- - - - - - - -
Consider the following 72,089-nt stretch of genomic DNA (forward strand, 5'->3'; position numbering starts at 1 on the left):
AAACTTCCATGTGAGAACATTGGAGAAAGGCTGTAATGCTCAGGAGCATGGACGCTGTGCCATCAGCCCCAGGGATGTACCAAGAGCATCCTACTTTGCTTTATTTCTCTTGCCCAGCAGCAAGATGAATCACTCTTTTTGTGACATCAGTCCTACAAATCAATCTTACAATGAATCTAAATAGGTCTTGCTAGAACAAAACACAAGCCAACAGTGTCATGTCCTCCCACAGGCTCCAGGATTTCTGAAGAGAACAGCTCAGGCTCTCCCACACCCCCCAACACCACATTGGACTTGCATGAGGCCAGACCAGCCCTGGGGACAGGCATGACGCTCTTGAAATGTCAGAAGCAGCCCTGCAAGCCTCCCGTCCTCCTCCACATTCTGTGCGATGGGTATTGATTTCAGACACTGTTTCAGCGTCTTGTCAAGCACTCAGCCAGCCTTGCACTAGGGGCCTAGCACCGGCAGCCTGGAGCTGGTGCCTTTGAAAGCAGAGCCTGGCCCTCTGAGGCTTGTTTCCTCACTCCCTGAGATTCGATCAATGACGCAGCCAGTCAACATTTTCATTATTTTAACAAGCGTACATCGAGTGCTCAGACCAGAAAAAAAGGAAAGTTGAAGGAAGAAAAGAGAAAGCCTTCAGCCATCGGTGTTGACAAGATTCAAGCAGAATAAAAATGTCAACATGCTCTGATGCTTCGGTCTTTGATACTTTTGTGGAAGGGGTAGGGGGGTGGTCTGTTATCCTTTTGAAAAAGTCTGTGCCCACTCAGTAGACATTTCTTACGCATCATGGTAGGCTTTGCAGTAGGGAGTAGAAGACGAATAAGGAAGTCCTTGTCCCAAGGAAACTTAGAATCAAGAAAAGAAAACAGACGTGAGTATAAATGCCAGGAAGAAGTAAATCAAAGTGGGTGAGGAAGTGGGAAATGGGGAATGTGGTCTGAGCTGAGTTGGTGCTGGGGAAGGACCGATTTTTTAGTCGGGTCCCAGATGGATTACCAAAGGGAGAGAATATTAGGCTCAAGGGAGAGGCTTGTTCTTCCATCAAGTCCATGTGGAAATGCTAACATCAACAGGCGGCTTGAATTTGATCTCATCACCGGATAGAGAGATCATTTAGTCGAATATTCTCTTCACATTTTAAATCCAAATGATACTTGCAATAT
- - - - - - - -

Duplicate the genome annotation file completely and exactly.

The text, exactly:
Consider the following 72,089-nt stretch of genomic DNA (forward strand, 5'->3'; position numbering starts at 1 on the left):
AAACTTCCATGTGAGAACATTGGAGAAAGGCTGTAATGCTCAGGAGCATGGACGCTGTGCCATCAGCCCCAGGGATGTACCAAGAGCATCCTACTTTGCTTTATTTCTCTTGCCCAGCAGCAAGATGAATCACTCTTTTTGTGACATCAGTCCTACAAATCAATCTTACAATGAATCTAAATAGGTCTTGCTAGAACAAAACACAAGCCAACAGTGTCATGTCCTCCCACAGGCTCCAGGATTTCTGAAGAGAACAGCTCAGGCTCTCCCACACCCCCCAACACCACATTGGACTTGCATGAGGCCAGACCAGCCCTGGGGACAGGCATGACGCTCTTGAAATGTCAGAAGCAGCCCTGCAAGCCTCCCGTCCTCCTCCACATTCTGTGCGATGGGTATTGATTTCAGACACTGTTTCAGCGTCTTGTCAAGCACTCAGCCAGCCTTGCACTAGGGGCCTAGCACCGGCAGCCTGGAGCTGGTGCCTTTGAAAGCAGAGCCTGGCCCTCTGAGGCTTGTTTCCTCACTCCCTGAGATTCGATCAATGACGCAGCCAGTCAACATTTTCATTATTTTAACAAGCGTACATCGAGTGCTCAGACCAGAAAAAAAGGAAAGTTGAAGGAAGAAAAGAGAAAGCCTTCAGCCATCGGTGTTGACAAGATTCAAGCAGAATAAAAATGTCAACATGCTCTGATGCTTCGGTCTTTGATACTTTTGTGGAAGGGGTAGGGGGGTGGTCTGTTATCCTTTTGAAAAAGTCTGTGCCCACTCAGTAGACATTTCTTACGCATCATGGTAGGCTTTGCAGTAGGGAGTAGAAGACGAATAAGGAAGTCCTTGTCCCAAGGAAACTTAGAATCAAGAAAAGAAAACAGACGTGAGTATAAATGCCAGGAAGAAGTAAATCAAAGTGGGTGAGGAAGTGGGAAATGGGGAATGTGGTCTGAGCTGAGTTGGTGCTGGGGAAGGACCGATTTTTTAGTCGGGTCCCAGATGGATTACCAAAGGGAGAGAATATTAGGCTCAAGGGAGAGGCTTGTTCTTCCATCAAGTCCATGTGGAAATGCTAACATCAACAGGCGGCTTGAATTTGATCTCATCACCGGATAGAGAGATCATTTAGTCGAATATTCTCTTCACATTTTAAATCCAAATGATACTTGCAATAT